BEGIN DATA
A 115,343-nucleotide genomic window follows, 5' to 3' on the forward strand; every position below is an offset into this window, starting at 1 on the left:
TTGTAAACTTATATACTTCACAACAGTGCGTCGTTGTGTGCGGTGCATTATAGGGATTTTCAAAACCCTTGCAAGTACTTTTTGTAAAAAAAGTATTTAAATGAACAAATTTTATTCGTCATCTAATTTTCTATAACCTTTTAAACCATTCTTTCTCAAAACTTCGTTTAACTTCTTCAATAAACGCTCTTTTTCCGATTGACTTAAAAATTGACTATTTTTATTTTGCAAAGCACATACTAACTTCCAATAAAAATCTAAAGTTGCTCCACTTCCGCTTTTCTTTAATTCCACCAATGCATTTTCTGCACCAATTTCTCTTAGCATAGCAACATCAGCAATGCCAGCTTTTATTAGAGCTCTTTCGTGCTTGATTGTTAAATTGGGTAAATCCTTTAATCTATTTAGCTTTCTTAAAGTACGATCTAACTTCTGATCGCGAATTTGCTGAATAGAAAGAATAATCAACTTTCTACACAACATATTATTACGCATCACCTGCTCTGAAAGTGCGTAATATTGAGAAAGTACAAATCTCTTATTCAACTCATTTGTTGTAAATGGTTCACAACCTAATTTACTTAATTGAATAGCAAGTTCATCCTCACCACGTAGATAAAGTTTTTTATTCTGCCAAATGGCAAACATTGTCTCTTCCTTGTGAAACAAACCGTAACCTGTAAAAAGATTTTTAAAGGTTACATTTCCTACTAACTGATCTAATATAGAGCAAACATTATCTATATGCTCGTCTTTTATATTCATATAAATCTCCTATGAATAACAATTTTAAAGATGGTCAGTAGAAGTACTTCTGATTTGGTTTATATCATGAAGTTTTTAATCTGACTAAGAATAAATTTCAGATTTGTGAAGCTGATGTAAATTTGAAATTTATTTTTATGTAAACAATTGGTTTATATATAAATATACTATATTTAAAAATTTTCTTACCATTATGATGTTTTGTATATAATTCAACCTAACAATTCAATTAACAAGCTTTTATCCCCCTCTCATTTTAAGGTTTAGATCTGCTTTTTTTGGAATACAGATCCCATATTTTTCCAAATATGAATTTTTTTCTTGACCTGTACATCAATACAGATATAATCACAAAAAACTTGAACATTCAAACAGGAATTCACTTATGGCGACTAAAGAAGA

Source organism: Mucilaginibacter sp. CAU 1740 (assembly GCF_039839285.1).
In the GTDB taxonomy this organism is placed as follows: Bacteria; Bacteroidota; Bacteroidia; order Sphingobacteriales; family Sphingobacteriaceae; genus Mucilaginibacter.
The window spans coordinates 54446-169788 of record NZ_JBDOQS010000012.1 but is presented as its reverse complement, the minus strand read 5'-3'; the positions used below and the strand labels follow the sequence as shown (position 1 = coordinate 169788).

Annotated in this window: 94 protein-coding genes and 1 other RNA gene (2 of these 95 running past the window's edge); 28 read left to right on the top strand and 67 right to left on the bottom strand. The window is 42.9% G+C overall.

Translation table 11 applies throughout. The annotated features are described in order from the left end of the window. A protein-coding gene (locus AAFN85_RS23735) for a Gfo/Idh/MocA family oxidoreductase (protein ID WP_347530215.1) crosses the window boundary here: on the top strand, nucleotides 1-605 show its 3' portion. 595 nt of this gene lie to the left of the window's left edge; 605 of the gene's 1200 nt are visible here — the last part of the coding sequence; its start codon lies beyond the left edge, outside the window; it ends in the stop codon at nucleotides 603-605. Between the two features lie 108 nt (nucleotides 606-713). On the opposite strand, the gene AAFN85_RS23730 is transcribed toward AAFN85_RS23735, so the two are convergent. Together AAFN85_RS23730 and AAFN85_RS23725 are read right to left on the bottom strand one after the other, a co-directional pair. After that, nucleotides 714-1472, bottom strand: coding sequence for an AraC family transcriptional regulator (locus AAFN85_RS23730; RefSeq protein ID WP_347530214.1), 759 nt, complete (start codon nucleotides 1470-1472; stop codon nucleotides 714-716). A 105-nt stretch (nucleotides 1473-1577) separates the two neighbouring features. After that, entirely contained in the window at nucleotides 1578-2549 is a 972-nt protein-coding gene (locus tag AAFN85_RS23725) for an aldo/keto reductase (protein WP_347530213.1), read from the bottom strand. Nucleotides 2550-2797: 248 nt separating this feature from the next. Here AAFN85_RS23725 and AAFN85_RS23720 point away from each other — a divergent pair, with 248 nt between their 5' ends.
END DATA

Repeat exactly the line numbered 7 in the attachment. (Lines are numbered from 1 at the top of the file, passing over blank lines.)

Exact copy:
Translation table 11 applies throughout. The annotated features are described in order from the left end of the window. A protein-coding gene (locus AAFN85_RS23735) for a Gfo/Idh/MocA family oxidoreductase (protein ID WP_347530215.1) crosses the window boundary here: on the top strand, nucleotides 1-605 show its 3' portion. 595 nt of this gene lie to the left of the window's left edge; 605 of the gene's 1200 nt are visible here — the last part of the coding sequence; its start codon lies beyond the left edge, outside the window; it ends in the stop codon at nucleotides 603-605. Between the two features lie 108 nt (nucleotides 606-713). On the opposite strand, the gene AAFN85_RS23730 is transcribed toward AAFN85_RS23735, so the two are convergent. Together AAFN85_RS23730 and AAFN85_RS23725 are read right to left on the bottom strand one after the other, a co-directional pair. After that, nucleotides 714-1472, bottom strand: coding sequence for an AraC family transcriptional regulator (locus AAFN85_RS23730; RefSeq protein ID WP_347530214.1), 759 nt, complete (start codon nucleotides 1470-1472; stop codon nucleotides 714-716). A 105-nt stretch (nucleotides 1473-1577) separates the two neighbouring features. After that, entirely contained in the window at nucleotides 1578-2549 is a 972-nt protein-coding gene (locus tag AAFN85_RS23725) for an aldo/keto reductase (protein WP_347530213.1), read from the bottom strand. Nucleotides 2550-2797: 248 nt separating this feature from the next. Here AAFN85_RS23725 and AAFN85_RS23720 point away from each other — a divergent pair, with 248 nt between their 5' ends.